Ann Arbor's stormwater system was developed over 100 years ago to meet the needs of a smaller, drier city. Precipitation in Ann Arbor has increased more than 45% over the past 50 years, which amounts to more than 40 University of Michigan “Big House” football stadiums worth of additional water every year draining into the Huron River.
Rainfall that lands on rooftops, lawns, farms and pavement picks up whatever debris and pollutants may reside there and runs off into creeks, streams, rivers and lakes. Studies of stormwater outflows have revealed concentrations of heavy metals such as dissolved copper and zinc at levels exceeding acute and chronic toxicity criteria.
Our mission is to help prevent contaminated stormwater run-off from polluting the Huron River. We work together with local partners such as the
Washtenaw County Water Resources Commissioner,
Huron River Watershed Council and
University of Michigan Environment, Health & Safety, to protect the environment, preserve and improve the quality our city’s primary source of drinking water, and ensure the beauty of the Huron River continues to be enjoyed by residents today and for generations to come.
Stormwater management runoff is critical for Ann Arbor’s efforts to ensure the Huron River remains clean and beautiful as the centerpiece of Ann Arbor.
The city has identified about $160 million in potential projects to improve stormwater management in Ann Arbor in the coming years, with $56 million already included in the city's
2018-2023 Capital Improvements Plan. The list of stormwater infrastructure projects range from soil erosion and sedimentation control activities to maintaining sewers, manholes and catch basins as well as routine cleaning and repairing of the system channels.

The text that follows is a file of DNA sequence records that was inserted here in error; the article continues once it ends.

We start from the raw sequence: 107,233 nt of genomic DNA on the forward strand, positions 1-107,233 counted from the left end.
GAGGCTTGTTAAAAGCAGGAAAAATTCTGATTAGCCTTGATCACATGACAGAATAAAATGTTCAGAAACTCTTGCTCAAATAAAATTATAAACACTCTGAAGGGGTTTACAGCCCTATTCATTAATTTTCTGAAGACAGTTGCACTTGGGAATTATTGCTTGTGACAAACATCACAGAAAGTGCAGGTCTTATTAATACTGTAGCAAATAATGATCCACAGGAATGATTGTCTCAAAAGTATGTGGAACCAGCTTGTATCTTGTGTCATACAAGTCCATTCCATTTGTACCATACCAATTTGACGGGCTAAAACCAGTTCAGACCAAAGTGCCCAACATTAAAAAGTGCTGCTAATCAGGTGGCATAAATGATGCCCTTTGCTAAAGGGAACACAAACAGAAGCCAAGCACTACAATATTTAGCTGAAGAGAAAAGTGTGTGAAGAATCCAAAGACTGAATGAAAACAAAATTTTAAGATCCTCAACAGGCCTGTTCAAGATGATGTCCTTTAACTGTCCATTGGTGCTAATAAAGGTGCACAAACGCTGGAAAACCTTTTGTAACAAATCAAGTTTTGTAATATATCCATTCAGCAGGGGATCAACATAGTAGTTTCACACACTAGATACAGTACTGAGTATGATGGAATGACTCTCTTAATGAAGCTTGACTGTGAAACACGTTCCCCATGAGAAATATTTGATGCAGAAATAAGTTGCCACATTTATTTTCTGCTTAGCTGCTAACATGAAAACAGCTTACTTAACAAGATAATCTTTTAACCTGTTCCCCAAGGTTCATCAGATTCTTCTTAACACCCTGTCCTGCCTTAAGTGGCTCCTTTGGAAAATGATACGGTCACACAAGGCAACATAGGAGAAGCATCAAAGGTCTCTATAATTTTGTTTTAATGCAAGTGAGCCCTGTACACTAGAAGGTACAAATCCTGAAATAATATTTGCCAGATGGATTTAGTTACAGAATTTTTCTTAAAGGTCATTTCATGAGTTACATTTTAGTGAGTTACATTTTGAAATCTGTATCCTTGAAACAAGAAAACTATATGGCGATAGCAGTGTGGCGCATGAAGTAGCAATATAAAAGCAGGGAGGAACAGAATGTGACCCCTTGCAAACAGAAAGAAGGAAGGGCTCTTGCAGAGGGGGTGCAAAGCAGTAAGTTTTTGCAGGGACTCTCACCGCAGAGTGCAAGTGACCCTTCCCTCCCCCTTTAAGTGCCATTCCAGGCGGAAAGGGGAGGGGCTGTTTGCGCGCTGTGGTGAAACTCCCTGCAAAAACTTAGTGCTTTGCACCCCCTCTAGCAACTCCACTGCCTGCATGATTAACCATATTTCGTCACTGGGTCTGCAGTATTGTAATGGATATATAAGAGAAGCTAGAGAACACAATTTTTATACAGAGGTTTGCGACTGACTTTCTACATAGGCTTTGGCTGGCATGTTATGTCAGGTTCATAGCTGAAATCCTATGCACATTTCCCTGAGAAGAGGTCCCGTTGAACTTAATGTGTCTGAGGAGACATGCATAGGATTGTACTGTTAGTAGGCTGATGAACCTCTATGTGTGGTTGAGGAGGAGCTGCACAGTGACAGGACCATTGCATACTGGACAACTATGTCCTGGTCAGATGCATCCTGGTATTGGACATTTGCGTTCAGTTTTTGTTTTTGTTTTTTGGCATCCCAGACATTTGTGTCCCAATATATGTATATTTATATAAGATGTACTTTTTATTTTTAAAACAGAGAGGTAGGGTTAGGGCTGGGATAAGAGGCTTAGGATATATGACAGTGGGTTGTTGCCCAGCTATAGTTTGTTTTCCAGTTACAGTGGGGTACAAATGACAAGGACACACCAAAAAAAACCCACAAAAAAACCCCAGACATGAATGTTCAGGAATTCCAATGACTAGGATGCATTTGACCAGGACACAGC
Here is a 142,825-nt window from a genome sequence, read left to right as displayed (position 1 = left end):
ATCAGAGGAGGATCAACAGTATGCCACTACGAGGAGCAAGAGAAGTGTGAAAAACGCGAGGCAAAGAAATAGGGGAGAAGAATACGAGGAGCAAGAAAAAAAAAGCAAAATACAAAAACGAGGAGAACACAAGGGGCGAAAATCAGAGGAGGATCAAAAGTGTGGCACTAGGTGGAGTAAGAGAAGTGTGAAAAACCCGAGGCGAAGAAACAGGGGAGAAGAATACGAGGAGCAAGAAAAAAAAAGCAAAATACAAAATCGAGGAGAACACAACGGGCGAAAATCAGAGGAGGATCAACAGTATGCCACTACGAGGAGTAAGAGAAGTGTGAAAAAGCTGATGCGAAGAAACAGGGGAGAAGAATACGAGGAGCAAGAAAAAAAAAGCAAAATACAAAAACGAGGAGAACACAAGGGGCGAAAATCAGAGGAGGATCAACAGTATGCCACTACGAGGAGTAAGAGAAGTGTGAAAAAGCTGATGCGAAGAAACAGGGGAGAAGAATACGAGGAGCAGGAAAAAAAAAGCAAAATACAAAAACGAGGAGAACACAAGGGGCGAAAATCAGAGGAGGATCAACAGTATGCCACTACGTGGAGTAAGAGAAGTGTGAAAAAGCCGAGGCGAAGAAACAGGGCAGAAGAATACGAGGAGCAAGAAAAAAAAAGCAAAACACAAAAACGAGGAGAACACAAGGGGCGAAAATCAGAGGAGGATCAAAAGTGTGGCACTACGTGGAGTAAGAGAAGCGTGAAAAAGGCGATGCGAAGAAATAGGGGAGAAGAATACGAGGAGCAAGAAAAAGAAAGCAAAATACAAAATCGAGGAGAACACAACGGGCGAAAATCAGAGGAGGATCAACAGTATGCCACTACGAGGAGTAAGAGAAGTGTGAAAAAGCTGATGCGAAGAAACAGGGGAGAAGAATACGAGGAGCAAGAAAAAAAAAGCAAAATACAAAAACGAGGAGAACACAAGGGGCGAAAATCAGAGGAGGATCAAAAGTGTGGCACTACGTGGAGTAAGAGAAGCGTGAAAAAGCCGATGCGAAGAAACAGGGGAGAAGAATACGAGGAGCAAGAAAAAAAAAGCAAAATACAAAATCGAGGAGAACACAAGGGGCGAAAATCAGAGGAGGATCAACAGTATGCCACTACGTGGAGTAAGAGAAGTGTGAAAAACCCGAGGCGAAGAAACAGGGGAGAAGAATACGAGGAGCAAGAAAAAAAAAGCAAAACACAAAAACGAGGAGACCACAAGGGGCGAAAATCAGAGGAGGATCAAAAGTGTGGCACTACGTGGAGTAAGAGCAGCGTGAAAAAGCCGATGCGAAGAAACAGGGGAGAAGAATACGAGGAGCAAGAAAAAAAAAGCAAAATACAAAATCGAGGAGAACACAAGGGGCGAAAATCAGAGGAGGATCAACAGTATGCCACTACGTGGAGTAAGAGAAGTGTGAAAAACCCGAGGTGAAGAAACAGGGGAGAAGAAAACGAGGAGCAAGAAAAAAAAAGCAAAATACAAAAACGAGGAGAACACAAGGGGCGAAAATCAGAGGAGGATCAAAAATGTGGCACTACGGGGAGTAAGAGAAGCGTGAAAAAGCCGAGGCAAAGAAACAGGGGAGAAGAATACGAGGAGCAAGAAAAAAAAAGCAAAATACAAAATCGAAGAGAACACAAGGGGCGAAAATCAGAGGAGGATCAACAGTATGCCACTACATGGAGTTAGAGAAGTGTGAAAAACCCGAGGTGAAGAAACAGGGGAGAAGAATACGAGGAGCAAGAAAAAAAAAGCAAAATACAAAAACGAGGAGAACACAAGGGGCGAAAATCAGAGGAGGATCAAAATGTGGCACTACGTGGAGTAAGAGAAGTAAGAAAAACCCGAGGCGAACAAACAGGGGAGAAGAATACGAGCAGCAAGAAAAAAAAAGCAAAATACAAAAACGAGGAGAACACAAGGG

Most recently, the city broke ground May 13, 2020, on the $9.4-million
Allen Creek Railroad Berm tunnel under the railroad tracks west of the Amtrak Station near Broadway Street, between Depot Street and the Huron River, to allow both pedestrians and stormwater to more easily reach the river.
The planned pedestrian tunnel will extend for 85 feet under the railroad tracks, lead to a new bridge over Allen Creek outlet and provide a new connection to the Border-to-Border Trail near the Argo Dam.
Ann Arbor Mayor Christopher Taylor is proud of the progress of the project as well as the benefits to the community when it is completed in late 2020. "This project ticks so many boxes for our community," Taylor said. "It provides a safe link for trail users, provides much needed flood protection and peace of mind for nearby property owners and could result in lower flood insurance premiums for property owners, with fewer taxpayer dollars going to repair flood damage."
Looking forward, city leaders will continue to analyze where stormwater challenges remain in Ann Arbor and where opportunities exist to strengthen the management system.
The Importance of Stormwater
We all have a responsibility to keep contaminants from reaching the Huron River watershed – all our surface and groundwater eventually goes into the river. Whenever there’s a heavy rainfall, or even just a little rain, a lot of pollution can end up being washed off the streets and into the Huron River. You can help prevent that simply by reducing the amount of rainwater that flows off your property from sidewalks, driveways, roofs, etc.
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